THE future of specialist mental health services in South Tyneside are in doubt because of a major National Health Service review.
A consultation will be launched next month looking at the future of the Bede Wing, based in the grounds of South Tyneside District Hospital.
Also being discussed is the long-term viability of ward 18 at the hospital, in Harton Lane, South Shields, where elderly patients with psychiatric problems are treated.
It is understood that options include the transfer of mental health inpatient services from South Tyneside to the currently under-construction Hopewood Park mental health hospital, in Ryhope, Sunderland, which is replacing the city’s old Cherry Knowle Hospital.
The consultation is being driven by the NHS South Tyneside Clinical Commissioning Group (CCG), the new NHS organisation responsible for the planning and buying in of healthcare and health services in the borough.
A spokesman for the group said the move aims to deliver mental health services “based on the best clinical evidence” and consultations will take place from November to February, including public meetings in the borough.
The review has the potential to have a “significant effect on service-users in South Tyneside”, Coun John McCabe told members of the council’s People Select Committee.
As a result, the council is to launch its own scrutiny commission to investigate what is being proposed.
Dr Jim Gordon, GP clinical lead for mental health with NHS South Tyneside CCG, and a GP at the Flagg Court surgery, in South Shields, said: “We want to look at the way specialist mental health services are provided for the people of South Tyneside.
“Part of this is to think about a new way of delivering these services which is based on the best clinical evidence and provides greater support to patients to help them recover more quickly.”
He added: “We want to improve and enhance our specialist community mental health services which means that more people will be treated either in their own homes, or closer to home and reduce the need to have to stay in hospital for mental ill-health.
“We are working very closely with our provider of mental health services, Northumberland, Tyne and Wear NHS Foundation Trust, and we plan to hold a public consultation about these issues over the winter months.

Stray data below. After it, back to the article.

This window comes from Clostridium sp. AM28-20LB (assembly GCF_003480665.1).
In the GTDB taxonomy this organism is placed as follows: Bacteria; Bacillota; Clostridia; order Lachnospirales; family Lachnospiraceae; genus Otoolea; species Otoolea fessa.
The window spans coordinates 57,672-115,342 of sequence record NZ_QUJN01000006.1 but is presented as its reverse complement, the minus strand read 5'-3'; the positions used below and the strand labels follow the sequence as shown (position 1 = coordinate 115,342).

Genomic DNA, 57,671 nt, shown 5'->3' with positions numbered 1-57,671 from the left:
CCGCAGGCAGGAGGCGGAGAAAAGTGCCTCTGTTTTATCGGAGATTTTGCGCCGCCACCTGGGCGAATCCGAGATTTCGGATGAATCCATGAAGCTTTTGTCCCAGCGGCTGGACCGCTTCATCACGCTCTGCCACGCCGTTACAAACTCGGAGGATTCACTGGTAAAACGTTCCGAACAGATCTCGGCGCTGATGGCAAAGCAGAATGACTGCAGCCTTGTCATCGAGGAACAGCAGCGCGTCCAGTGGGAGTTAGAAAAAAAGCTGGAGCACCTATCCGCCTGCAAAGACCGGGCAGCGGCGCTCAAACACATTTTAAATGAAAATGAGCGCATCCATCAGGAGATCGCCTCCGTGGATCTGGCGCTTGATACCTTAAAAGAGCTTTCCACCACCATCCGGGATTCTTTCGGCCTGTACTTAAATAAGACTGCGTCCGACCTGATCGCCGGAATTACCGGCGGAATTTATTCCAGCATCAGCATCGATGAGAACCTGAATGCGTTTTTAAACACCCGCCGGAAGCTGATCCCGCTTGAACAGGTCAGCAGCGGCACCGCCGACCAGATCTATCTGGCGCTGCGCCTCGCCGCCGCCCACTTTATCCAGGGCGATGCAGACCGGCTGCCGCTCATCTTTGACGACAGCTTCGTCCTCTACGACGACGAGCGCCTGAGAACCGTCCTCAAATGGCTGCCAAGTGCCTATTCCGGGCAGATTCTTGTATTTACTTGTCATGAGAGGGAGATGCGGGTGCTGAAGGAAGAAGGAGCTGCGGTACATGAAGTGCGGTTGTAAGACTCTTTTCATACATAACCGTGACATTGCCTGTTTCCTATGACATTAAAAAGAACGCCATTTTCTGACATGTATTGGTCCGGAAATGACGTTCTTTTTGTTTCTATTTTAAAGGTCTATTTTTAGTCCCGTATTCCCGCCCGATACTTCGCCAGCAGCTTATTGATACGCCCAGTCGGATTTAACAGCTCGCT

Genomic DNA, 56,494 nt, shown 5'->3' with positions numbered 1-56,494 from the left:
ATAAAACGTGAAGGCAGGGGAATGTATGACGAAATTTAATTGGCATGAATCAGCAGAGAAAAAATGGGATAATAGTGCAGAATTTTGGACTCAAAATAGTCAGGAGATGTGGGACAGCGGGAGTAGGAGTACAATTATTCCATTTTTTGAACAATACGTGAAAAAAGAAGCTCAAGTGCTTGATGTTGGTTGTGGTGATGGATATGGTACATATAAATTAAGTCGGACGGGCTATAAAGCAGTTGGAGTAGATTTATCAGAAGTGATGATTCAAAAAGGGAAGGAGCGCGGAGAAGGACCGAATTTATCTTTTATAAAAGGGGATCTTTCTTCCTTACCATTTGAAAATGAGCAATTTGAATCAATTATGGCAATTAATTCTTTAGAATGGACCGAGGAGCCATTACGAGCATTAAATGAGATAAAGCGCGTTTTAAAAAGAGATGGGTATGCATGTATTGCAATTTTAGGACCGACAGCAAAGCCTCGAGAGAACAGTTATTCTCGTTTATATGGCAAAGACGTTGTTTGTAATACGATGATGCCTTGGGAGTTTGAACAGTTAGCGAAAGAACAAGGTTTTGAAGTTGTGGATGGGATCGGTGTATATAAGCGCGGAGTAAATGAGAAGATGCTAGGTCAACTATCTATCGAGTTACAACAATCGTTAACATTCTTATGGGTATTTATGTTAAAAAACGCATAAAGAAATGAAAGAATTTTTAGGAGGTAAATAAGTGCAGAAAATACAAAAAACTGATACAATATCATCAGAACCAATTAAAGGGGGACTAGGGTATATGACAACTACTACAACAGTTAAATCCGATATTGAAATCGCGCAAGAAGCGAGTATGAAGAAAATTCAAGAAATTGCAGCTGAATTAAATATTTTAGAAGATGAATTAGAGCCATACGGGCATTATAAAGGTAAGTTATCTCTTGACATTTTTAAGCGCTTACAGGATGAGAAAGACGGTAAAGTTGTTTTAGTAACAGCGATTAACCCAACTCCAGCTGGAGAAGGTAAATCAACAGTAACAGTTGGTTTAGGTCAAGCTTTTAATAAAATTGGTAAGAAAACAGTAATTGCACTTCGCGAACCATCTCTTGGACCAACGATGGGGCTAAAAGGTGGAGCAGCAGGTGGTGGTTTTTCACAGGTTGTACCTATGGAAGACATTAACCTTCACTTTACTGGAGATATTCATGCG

“During the consultation we would like to have an open discussion about these important yet complex issues to make sure we are doing all we can to have the best possible mental health services for the future.
“This means that more people with mental health problems can be helped to recover quickly and therefore return to good health.”
Speaking at the People Select Committee, chairman Coun McCabe, said: “In order to respond to this in a measured and informed way, I am suggesting that we undertake a scrutiny commission over the next few weeks to look more closely at what is proposed.
“The aim would be to come back to the next meeting of the committee with a report with recommendations to be considered as a major element of the consultation.”
Members endorsed the approach.
Who is using the service
FIGURES show that on a “snapshot” day on August 31 this year, 1,824 patients used mental health services in the borough.
But the vast majority – 1,777 or 96.4 per cent – received that support in the community, not in a hospital environment.
There were 18,000 mental health referrals in South Tyneside in the last year.
Only 47 patiemts in the borough with mental health problems were treated in a hospital setting on that day – and not all at hospitals in South Tyneside.
The CCG is led by local doctors, nurses and other healthcare professionals and is a membership organisation made up of the borough’s 28 GP practices.
It has a budget of £223m to ensure that 153,000 people across the borough have access to the right healthcare services at the right time and place for their needs.